Dancers rehearse for Cirque du Soleil's Galen Center event. (Lawrence K. Ho / Los Angeles…)
Reporting from Redmond, Wash — .—
On a blustery January morning, Michel Laprise found himself in a private conference room within Microsoft Corp.'s labyrinthine campus here, surrounded by 15 of the company's sharpest analytical thinkers.
Laprise started his presentation by dumping a pail full of sand on top the conference table, alarming executives who worried about the wiring embedded in the table for PowerPoint presentations and technology demos. Armed with three rocks, a small wooden elephant and a flashlight, he spent an hour weaving a tale of a boy on a quest to locate meteors that have fallen from the sky and to uncover their meaning.
At the end of his talk, the artistic director for Cirque du Soleil got a standing ovation.
"It was amazing," said an awestruck Don Mattrick, the 46-year-old executive who heads up the juggernaut's multibillion-dollar video game business. Mattrick had invited Laprise to help Microsoft figure out an unconventional way to launch a new technology that would let people play games without the use of joysticks or controllers. "He used the power of words to share what he saw in his imagination. He was a great raconteur."
Code-named Project Natal, the technology consists of three small motorized sensors — a camera, infrared depth sensor and a multi-array microphone. Attached to Microsoft's Xbox 360 game console, the device interprets gestures, such as when players swing their arms to hit a golf ball, lean to steer their way through an obstacle course or swivel their hips through a dance routine. It can also recognize faces and associate them with their profiles.
For the last 35 years, Microsoft has strived to push technology into every corner of the world. Its Windows operating system powers 90% of all computers, and its software can be found on devices that sit in people's pockets, purses, cars and living rooms. Yet in an ironic twist, the company's next big feat required Microsoft to make its high-tech wizardry invisible.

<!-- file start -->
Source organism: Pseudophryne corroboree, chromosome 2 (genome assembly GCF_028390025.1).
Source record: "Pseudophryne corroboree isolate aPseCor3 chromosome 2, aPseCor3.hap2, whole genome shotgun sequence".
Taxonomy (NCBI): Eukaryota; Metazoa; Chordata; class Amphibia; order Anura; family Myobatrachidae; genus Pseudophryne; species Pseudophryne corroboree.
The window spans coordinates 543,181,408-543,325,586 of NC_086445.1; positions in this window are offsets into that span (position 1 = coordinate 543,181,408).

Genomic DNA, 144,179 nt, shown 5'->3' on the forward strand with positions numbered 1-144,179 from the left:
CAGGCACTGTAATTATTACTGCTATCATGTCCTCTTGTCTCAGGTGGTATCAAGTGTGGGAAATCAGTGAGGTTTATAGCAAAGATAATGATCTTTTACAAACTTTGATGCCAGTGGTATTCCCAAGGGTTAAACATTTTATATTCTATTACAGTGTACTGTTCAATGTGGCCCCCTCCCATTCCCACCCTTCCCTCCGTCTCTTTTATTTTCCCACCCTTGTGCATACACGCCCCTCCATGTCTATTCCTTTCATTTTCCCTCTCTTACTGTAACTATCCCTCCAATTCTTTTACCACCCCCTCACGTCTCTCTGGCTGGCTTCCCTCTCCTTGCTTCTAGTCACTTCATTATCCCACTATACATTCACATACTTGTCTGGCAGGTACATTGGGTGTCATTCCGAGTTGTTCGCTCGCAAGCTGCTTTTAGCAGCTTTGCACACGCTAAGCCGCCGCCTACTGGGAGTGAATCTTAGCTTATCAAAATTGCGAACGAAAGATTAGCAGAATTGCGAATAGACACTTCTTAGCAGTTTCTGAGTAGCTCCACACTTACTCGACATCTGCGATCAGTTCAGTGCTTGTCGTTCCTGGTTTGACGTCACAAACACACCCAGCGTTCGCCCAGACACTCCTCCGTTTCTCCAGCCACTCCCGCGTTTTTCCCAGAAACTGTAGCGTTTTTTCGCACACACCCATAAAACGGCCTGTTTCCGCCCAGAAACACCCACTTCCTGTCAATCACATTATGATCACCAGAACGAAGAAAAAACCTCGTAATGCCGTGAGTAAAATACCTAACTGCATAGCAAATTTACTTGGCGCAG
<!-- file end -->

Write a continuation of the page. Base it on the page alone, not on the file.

So it hired one of the best illusionists out there — Cirque du Soleil, the French Canadian entertainment company known for its visually arresting extravaganzas and ethereal, new age music. In addition to the 21 permanent and traveling shows, Cirque has a special events business that does a handful of private and corporate events each year (past clients have been the royal family of Dubai and the 2007 Super Bowl).
In the conference room, Laprise pitched a story that became the basis for a show set to be performed just twice — this Sunday and Monday night at USC's Galen Center sports arena as the prologue for the $45-billion industry's big Electronic Entertainment Expo. Outside of a hiatus in 2007 and 2008 when the convention toned down considerably, the 16-year-old gathering has itself evolved into an over-the-top spectacle staged each year in downtown Los Angeles by game publishers to showcase their lineup for the upcoming year.
The Cirque event is easily one of the most lavish and costly ever in the 16-year history of E3, which places a premium on showmanship. Previous years have seen performances by the Who, Eminem and Jay-Z, as well as guest appearances by such megastars as Paul McCartney, Ringo Starr, Yoko Ono and Steven Spielberg. As word leaked out of Cirque's involvement, speculation has soared about just what spectacle is in store Sunday night.
For Microsoft, Natal is critical to the future of its ambition to be at the center of entertainment in the living room. And like a besotted suitor who spared no expense, Microsoft gave Cirque free rein over both the creative aspects of the performance and its budget. "This is a massive investment for Microsoft," said Aaron Greenberg, Microsoft's executive producer for the company's E3 events. "For us, it wasn't about the money. It was about creating an experience that would be remembered forever."
A cast of 80 performers supported by a crew of more than 100 designers, set builders, engineers and seamstresses meant the performances soaked up as much resources as any of Cirque's permanent shows. The company drove from its Montreal studios 25 semi-trailer trucks packed with equipment, costumes and props — nearly all handmade for Microsoft's event.
On a Sunday afternoon a week before the first performance, the hubbub of activity resembled a three-ring circus at the Galen Center, which Microsoft had booked for three solid weeks.
The troupe had converted the basketball court into a full-blown workshop for four designers wielding glue guns, irons and sewing machines to put finishing touches on 100 costumes. One of them, Marianne Theriault, estimated that the headpiece she was assembling, a sequined cap with branches and leaves that fanned out like fireworks, would take three hours to complete.